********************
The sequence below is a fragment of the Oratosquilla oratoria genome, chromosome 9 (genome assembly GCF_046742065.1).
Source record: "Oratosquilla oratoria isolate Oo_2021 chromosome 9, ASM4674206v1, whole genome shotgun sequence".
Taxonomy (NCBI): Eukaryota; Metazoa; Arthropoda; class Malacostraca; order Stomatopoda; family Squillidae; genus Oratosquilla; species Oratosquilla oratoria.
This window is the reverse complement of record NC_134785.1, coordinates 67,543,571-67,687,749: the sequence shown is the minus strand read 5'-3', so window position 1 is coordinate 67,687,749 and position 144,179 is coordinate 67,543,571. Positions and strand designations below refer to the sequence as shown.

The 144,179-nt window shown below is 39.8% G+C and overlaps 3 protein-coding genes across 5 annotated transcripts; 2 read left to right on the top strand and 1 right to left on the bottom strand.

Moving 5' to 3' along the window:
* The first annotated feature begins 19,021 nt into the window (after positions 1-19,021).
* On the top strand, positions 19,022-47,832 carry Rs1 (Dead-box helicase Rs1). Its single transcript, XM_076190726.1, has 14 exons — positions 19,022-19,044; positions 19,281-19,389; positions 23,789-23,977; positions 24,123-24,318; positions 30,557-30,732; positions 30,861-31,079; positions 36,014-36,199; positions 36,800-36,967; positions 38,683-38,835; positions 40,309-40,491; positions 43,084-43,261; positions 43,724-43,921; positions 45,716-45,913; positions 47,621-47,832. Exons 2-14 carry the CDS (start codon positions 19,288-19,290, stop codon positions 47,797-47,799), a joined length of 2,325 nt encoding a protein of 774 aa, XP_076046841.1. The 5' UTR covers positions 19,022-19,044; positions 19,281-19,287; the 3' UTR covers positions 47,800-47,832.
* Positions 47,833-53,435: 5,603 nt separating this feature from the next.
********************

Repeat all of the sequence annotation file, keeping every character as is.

The sequence below is a fragment of the Oratosquilla oratoria genome, chromosome 9 (genome assembly GCF_046742065.1).
Source record: "Oratosquilla oratoria isolate Oo_2021 chromosome 9, ASM4674206v1, whole genome shotgun sequence".
Taxonomy (NCBI): Eukaryota; Metazoa; Arthropoda; class Malacostraca; order Stomatopoda; family Squillidae; genus Oratosquilla; species Oratosquilla oratoria.
This window is the reverse complement of record NC_134785.1, coordinates 67,543,571-67,687,749: the sequence shown is the minus strand read 5'-3', so window position 1 is coordinate 67,687,749 and position 144,179 is coordinate 67,543,571. Positions and strand designations below refer to the sequence as shown.

The 144,179-nt window shown below is 39.8% G+C and overlaps 3 protein-coding genes across 5 annotated transcripts; 2 read left to right on the top strand and 1 right to left on the bottom strand.

Moving 5' to 3' along the window:
* The first annotated feature begins 19,021 nt into the window (after positions 1-19,021).
* On the top strand, positions 19,022-47,832 carry Rs1 (Dead-box helicase Rs1). Its single transcript, XM_076190726.1, has 14 exons — positions 19,022-19,044; positions 19,281-19,389; positions 23,789-23,977; positions 24,123-24,318; positions 30,557-30,732; positions 30,861-31,079; positions 36,014-36,199; positions 36,800-36,967; positions 38,683-38,835; positions 40,309-40,491; positions 43,084-43,261; positions 43,724-43,921; positions 45,716-45,913; positions 47,621-47,832. Exons 2-14 carry the CDS (start codon positions 19,288-19,290, stop codon positions 47,797-47,799), a joined length of 2,325 nt encoding a protein of 774 aa, XP_076046841.1. The 5' UTR covers positions 19,022-19,044; positions 19,281-19,287; the 3' UTR covers positions 47,800-47,832.
* Positions 47,833-53,435: 5,603 nt separating this feature from the next.